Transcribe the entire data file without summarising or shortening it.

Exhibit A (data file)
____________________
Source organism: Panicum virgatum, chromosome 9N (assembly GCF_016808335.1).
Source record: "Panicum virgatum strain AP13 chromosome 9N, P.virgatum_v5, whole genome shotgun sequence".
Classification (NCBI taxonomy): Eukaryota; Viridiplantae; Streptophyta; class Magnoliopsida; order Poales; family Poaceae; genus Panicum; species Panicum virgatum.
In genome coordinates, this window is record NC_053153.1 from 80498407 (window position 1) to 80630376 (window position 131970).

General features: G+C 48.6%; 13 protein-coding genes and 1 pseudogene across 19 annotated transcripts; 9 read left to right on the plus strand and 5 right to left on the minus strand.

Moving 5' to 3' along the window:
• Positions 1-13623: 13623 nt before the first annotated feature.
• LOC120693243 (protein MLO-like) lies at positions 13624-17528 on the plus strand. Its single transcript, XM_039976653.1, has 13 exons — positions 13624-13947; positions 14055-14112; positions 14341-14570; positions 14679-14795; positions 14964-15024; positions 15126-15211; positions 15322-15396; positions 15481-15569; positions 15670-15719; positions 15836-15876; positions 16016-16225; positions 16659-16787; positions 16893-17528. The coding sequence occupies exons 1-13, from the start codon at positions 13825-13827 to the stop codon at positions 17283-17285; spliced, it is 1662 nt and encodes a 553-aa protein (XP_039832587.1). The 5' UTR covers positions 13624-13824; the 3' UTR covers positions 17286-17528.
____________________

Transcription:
Source organism: Panicum virgatum, chromosome 9N (assembly GCF_016808335.1).
Source record: "Panicum virgatum strain AP13 chromosome 9N, P.virgatum_v5, whole genome shotgun sequence".
Classification (NCBI taxonomy): Eukaryota; Viridiplantae; Streptophyta; class Magnoliopsida; order Poales; family Poaceae; genus Panicum; species Panicum virgatum.
In genome coordinates, this window is record NC_053153.1 from 80498407 (window position 1) to 80630376 (window position 131970).

General features: G+C 48.6%; 13 protein-coding genes and 1 pseudogene across 19 annotated transcripts; 9 read left to right on the plus strand and 5 right to left on the minus strand.

Moving 5' to 3' along the window:
• Positions 1-13623: 13623 nt before the first annotated feature.
• LOC120693243 (protein MLO-like) lies at positions 13624-17528 on the plus strand. Its single transcript, XM_039976653.1, has 13 exons — positions 13624-13947; positions 14055-14112; positions 14341-14570; positions 14679-14795; positions 14964-15024; positions 15126-15211; positions 15322-15396; positions 15481-15569; positions 15670-15719; positions 15836-15876; positions 16016-16225; positions 16659-16787; positions 16893-17528. The coding sequence occupies exons 1-13, from the start codon at positions 13825-13827 to the stop codon at positions 17283-17285; spliced, it is 1662 nt and encodes a 553-aa protein (XP_039832587.1). The 5' UTR covers positions 13624-13824; the 3' UTR covers positions 17286-17528.